Wednesday, October 27, 2010

The 5 Days of Halloween: Day 3

Welcome, creepers! So glad to have you back on day 3. Now that your appetite is whet, are you finally getting in the mood for Halloween?
On day 1 we talked a little about the symbolism of Halloween, specifically about the Jack O'lantern. But did you ever wonder why we get candy? Why we go door to door and trick...or treat?
Times were much simpler when Xemnu was a little monster-tot, let me tell you. Each Halloween I'd dress in my best costume and march out the door with a bag (or pillowcase, on those years I felt particularly ambitious), usually with a parent or older brother. It was a different time. A time when you'd easily see 50 or even 100 kids in your neighborhood Trick-or-Treat-ing. And almost everyone had their porch light on so you'd know there would be candy. By the bucketful.
Now, sadly, it's usually community-sponsored 'events' like a trunk-or-treat where parents can shove their little tykes through a cattle conveyor for candy. It makes me a little sad and it takes away some of the magic from the holiday. But I digress.
Curious myself, I found a nice and succinct history, if you will, of how and why we came to trick-or-treat on Halloween at

Obvious similarities suggest at least a notional link between the present-day Halloween custom of wearing costumes and going trick-or-treating and the medieval practices of "mumming" and "going a-souling" on the eve of All Saints Day (November 1) and All Souls Day (November 2). Mumming took the form of wearing costumes, chanting or singing, play-acting, and general mischief making, while souling entailed going door to door and offering prayers for the dead in exchange for treats, particularly "soul cakes."
Another possible antecedent was the British custom, dating from the 1600s, of youths wearing masks and carrying effigies while begging for pennies on Bonfire Night (also known as Guy Fawkes Night), the November 5 commemoration of the so-called Gunpowder Plot to blow up Parliament in 1605.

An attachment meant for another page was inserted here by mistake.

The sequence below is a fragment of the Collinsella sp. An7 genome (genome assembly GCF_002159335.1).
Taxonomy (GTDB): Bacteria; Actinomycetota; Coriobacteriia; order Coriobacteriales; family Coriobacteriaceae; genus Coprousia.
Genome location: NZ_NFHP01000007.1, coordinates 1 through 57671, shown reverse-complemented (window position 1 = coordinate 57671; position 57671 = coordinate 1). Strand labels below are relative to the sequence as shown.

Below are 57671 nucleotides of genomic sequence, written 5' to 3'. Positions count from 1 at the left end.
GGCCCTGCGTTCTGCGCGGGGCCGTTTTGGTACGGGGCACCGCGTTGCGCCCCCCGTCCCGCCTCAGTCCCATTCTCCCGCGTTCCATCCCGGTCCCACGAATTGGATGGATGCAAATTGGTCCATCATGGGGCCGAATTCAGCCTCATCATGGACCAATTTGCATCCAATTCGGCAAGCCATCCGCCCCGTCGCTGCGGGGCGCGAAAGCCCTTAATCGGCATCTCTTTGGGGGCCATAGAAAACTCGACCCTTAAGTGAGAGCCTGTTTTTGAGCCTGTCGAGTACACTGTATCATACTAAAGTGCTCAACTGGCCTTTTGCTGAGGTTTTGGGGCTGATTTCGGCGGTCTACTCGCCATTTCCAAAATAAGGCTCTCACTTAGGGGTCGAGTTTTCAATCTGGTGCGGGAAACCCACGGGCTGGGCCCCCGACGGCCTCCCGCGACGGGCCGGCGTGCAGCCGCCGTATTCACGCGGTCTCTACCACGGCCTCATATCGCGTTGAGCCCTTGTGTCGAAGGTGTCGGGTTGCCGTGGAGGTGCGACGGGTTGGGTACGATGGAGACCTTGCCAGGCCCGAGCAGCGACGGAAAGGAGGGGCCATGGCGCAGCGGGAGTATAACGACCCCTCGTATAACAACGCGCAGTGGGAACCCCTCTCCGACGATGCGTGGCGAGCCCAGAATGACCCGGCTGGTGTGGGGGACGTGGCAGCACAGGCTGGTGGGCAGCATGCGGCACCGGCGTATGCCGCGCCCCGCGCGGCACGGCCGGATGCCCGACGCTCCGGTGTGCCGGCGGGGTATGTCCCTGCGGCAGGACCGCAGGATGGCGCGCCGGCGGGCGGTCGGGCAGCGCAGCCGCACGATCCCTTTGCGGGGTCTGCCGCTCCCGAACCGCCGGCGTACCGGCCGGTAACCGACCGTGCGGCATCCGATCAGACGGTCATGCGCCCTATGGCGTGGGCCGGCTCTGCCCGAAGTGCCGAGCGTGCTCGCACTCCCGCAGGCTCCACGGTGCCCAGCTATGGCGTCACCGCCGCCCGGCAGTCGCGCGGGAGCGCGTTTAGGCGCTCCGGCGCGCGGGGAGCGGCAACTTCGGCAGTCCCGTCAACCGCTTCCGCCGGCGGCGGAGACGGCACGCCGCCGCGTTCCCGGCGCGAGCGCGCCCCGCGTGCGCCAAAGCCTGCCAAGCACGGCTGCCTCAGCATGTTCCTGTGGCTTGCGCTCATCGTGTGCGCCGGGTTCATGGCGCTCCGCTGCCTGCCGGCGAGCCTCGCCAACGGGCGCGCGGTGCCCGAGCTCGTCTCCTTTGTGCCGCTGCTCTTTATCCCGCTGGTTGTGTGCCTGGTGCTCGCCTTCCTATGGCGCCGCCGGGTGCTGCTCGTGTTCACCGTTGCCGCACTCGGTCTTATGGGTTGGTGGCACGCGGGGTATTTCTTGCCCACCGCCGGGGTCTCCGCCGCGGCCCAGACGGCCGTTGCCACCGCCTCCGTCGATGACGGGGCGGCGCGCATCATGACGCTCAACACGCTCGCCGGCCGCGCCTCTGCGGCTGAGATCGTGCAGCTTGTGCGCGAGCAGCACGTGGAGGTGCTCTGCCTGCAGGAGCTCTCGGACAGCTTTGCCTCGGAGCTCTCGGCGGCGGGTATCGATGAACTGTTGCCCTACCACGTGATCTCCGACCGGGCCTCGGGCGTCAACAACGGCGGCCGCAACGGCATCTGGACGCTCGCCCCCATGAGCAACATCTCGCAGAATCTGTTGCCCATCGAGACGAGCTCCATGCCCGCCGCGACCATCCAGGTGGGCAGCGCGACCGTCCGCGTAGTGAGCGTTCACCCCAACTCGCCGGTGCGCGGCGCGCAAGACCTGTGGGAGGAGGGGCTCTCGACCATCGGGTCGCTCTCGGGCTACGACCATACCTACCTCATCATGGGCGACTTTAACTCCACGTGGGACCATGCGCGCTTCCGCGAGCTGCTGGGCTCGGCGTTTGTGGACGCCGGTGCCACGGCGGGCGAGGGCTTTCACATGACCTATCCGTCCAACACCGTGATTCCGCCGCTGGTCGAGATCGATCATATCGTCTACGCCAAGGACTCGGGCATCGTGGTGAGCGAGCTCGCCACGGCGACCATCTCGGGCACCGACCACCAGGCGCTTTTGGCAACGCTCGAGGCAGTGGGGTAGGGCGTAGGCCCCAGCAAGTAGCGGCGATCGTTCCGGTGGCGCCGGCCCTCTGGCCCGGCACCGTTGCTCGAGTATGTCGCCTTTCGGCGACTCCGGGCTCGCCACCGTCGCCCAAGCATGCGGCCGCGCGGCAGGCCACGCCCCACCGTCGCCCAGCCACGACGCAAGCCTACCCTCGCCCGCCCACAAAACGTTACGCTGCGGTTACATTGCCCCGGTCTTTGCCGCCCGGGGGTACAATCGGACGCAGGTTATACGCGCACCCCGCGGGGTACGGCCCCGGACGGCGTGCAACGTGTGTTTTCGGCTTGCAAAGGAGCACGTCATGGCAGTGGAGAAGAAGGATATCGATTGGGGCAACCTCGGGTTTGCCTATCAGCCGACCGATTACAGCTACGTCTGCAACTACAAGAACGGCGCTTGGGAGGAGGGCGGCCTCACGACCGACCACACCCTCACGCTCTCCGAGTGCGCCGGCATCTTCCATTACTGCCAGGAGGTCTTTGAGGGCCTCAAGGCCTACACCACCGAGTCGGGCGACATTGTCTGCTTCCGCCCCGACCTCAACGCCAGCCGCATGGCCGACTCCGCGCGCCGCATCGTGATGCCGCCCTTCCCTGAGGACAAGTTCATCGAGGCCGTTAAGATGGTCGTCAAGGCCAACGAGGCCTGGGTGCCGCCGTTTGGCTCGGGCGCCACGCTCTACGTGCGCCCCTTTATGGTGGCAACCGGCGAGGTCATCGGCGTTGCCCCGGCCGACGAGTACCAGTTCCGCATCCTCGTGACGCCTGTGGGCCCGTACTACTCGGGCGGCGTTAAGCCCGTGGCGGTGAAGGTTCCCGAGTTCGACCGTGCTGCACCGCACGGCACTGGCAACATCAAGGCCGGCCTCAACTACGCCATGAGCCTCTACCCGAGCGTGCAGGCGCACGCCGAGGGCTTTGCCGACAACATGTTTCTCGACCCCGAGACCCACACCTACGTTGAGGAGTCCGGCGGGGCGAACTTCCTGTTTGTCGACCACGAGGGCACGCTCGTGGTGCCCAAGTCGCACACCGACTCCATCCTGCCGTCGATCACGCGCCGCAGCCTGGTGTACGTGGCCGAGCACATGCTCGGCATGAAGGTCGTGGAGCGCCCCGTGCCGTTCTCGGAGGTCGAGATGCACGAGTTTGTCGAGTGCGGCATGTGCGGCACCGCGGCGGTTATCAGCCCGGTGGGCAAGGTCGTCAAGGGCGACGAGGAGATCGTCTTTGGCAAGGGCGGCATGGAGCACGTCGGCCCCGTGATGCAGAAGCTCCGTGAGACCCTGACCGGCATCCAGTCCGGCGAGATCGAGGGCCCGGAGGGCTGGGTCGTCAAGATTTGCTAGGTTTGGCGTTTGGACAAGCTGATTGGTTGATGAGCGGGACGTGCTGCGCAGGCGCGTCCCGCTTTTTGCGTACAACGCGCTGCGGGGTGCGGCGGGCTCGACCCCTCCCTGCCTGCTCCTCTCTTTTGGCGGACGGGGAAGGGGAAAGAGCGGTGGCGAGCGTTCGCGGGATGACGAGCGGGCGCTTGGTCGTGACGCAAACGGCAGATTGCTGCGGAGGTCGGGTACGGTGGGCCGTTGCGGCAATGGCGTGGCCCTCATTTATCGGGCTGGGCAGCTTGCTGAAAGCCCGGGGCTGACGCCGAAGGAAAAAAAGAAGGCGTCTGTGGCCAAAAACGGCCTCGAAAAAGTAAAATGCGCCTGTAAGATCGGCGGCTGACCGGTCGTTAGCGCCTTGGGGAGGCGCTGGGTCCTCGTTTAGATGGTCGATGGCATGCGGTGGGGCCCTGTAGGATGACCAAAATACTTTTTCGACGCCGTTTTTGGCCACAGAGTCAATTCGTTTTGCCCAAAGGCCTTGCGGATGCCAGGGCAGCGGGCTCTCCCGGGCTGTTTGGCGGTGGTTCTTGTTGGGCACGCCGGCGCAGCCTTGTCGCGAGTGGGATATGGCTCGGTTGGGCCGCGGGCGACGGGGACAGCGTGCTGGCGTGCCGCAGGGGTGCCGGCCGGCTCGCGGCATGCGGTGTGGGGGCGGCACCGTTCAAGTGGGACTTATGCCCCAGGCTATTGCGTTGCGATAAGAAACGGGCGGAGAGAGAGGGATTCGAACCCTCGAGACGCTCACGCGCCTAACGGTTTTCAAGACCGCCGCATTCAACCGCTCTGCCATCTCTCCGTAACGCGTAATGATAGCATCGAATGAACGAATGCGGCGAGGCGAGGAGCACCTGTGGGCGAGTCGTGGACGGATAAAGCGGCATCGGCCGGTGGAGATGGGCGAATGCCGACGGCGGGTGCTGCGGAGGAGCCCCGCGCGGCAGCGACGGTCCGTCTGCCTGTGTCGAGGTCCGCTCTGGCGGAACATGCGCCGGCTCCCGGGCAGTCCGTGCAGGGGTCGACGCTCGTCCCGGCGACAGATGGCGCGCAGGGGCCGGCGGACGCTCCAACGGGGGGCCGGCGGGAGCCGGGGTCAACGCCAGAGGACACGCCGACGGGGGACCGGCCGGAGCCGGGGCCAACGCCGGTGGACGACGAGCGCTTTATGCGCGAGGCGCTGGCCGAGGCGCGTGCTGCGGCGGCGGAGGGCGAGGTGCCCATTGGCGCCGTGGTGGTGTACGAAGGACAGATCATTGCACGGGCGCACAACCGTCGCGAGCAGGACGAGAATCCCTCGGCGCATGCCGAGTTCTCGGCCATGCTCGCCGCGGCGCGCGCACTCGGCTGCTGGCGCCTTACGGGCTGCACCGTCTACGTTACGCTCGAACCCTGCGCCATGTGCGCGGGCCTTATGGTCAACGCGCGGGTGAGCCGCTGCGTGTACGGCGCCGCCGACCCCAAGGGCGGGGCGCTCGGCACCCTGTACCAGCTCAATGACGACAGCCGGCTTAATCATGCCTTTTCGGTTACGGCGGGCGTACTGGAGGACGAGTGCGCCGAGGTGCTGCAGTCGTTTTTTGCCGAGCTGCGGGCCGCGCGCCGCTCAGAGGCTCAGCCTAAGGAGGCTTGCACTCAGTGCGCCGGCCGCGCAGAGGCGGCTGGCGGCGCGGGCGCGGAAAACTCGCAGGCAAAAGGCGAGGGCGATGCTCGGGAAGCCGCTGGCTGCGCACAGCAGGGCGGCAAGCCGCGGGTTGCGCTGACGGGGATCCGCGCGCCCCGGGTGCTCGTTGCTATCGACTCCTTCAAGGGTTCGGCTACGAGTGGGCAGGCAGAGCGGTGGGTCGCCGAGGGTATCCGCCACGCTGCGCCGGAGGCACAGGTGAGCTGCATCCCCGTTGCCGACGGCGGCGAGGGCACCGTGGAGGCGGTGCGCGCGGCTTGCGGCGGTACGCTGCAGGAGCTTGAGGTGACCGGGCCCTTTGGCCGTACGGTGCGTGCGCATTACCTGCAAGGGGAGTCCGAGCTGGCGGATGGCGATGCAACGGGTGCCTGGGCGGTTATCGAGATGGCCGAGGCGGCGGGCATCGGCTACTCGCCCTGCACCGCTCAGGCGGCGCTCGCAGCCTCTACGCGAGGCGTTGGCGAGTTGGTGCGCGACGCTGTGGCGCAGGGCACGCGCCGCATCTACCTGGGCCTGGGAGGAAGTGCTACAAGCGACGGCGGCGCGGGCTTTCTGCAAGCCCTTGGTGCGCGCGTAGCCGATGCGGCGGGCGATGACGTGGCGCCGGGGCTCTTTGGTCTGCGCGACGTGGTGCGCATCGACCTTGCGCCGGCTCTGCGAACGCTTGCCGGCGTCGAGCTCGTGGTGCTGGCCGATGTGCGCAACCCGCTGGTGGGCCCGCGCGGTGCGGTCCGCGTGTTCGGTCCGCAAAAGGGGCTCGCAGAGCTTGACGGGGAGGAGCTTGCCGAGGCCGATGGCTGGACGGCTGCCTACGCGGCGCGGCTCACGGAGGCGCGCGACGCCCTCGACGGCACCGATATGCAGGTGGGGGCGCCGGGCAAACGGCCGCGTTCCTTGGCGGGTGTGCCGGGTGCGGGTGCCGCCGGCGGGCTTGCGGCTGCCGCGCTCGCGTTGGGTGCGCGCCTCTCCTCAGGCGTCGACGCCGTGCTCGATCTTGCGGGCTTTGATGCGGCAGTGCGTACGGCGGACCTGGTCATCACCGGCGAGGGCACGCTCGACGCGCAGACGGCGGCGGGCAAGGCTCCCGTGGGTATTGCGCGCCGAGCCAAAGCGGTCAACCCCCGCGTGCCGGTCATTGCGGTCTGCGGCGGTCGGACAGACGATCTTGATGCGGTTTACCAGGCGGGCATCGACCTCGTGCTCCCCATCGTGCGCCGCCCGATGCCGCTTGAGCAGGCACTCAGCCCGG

Interestingly enough, though, by the mid-1800s when Irish immigrants brought the holiday to North America, the customs of mumming and souling were all but forgotten in most of Great Britain. Americans by and large had no idea who Guy Fawkes was, let alone why anyone should go begging for "pennies for the Guy." And despite the fact that whatever was left of the October 31 observance had somehow achieved a permanent spot on the American holiday calendar by the turn of the 20th century, there's no mention in published sources of "trick-or-treating" or anything resembling it before 1939.
One does find mention — many mentions, in fact — of unrestrained pranksterism and vandalism in connection with Halloween festivities in America from the late 1800s on, thus one current theory holds that trick-or-treating was contrived by adults to provide an orderly alternative to juvenile mischief.
Whatever its precise origins, trick-or-treating was an established Halloween tradition by the 1940s and remains so to this day.
And that's about as good an explanation as we're going into for today! Hang around creeps! We're almost there!

Links of Interest: - a website devoted to Disney's Haunted Mansion attraction.
In case you needed to know what a zombie apocalypse is. Here is how to survive it.
The complete movie Night of the Comet on Youtube.
The Ethnobiology of the Haitian Zombi, by Wade Davis. At Amazon.